[sugar] E-mail, XMPP, and non-Sugar identities
Benjamin M. Schwartz
Wed Apr 30 17:57:57 EDT 2008
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There are perhaps a billion or more people in the world who have e-mail
access (SMTP). We would like students with XOs to be able to communicate
with these people in an easy, sensible way. For this reason, there has
been a great deal of interest in e-mail clients for the XO.
Sugar is designed to provide a pervasive identity management system that
allows users to handle a visual object representing a particular person in
a coherent way across the entire system. Designs are in place for how to
chat with a particular friend, or send that person a file, or join a
collaborative activity with that friend.
The system, as currently designed, fails entirely when faced with users
who are not running Sugar. One option is to simply close the system, and
demand that any "buddy" in the sugar interface must also be running Sugar.
~ This is not a bad option, but it causes e-mail and other IM services to
become distinctly second-class. I can communicate with someone over
e-mail, but only if I remember their e-mail address, or keep it in an
address book managed by the e-mail activity, not by Sugar.
It seems that many people would prefer if non-Sugar users could be
integrated into the interface. For example, it has been suggested that
Sugar should provide a mechanism for enabling text chat with non-Sugar
Jabber users. Clearly, they cannot participate in arbitrary Sugar
activities, but perhaps they can send text or files, and stream audio or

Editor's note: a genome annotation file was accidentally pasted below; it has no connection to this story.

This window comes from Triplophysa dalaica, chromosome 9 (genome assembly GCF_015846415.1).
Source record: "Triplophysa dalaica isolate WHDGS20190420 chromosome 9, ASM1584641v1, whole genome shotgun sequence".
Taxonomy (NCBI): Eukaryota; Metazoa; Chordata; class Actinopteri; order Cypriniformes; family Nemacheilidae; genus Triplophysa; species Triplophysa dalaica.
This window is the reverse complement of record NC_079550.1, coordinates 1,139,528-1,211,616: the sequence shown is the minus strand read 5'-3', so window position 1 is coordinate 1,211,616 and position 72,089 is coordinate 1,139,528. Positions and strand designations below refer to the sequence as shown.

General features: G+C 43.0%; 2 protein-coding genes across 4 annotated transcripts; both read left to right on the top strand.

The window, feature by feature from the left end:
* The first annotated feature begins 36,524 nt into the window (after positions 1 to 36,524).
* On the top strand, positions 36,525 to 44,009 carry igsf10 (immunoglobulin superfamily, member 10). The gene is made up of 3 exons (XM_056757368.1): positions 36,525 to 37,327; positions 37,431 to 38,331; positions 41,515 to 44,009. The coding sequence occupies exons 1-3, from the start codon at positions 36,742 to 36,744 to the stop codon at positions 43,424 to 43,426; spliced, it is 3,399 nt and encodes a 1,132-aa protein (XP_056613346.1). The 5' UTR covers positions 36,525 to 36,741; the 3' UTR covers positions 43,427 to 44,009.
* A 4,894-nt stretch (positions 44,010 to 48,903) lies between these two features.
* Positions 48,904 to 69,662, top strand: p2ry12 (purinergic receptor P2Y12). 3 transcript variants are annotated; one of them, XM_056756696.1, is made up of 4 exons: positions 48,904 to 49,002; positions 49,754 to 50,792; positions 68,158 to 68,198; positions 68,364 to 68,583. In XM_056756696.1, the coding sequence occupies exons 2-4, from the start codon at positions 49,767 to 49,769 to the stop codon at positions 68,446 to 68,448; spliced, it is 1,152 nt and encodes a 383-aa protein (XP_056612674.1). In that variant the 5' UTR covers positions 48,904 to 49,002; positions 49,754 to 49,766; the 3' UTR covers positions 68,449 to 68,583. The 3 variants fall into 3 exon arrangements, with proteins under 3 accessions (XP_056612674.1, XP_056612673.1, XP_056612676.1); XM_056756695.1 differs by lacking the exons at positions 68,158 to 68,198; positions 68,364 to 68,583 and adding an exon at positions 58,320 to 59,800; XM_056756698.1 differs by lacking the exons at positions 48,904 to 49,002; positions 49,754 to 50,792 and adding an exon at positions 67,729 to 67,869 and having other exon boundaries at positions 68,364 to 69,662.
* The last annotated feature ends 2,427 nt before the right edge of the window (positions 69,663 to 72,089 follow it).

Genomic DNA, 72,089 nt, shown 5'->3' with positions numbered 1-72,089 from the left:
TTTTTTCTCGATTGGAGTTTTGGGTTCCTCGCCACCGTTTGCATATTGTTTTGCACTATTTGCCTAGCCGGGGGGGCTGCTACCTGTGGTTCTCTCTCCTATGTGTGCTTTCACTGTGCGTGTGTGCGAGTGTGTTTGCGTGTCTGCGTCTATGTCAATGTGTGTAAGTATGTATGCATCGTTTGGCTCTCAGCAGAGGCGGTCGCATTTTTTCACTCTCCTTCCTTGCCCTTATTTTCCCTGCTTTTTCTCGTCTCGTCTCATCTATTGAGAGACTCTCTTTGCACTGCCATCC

video. I believe that the Telepathy developers have thought a great deal
about integrating with standard Jabber when possible.
Although interoperability with standard Jabber is nice, Jabber represents
a small number of users compared to AIM or MSN messenger, which are in
turn small compared to e-mail. Thus, it seems to me that to make
interoperation with non-sugar systems truly useful, we should be able to
create buddy objects that represent e-mail addresses, and then communicate
text and data with those buddies.
My question is: what reasonable technical designs are there, if any, for
implementing such pan-protocol buddy support?
It seems to me that supporting a wide variety of protocols in Sugar itself
would be a disaster. The obvious approach, to me, is to use an XMPP
gateway, which provides a virtual Jabber user representing a user on
another network. Such gateways are well-established for AIM, MSN, and
Yahoo messenger, as well as SIP and SMS, so Jabber integration could
potentially provide other protocols for free. However, I cannot determine
the state of Jabber proxies for SMTP e-mail. I cannot tell if there yet
exists a codebase for a server that would provide a Jabber identity
representing an SMTP e-mail address.
As a matter of details, there is a tricky problem with e-mail. It is
different from traditional IM protocols, because it is always on, even if
the user isn't "present". E-mail stores messages and waits for the user
to pick them up, and Telepathy's website says "it's less suited for
store-and-forward applications like email". Yet this offline-messaging
behavior is extremely useful in a school setting. It's even supported by
Jabber. I think Sugar needs a design, especially a technical design, for
integrating this capability. I don't know how to do it.
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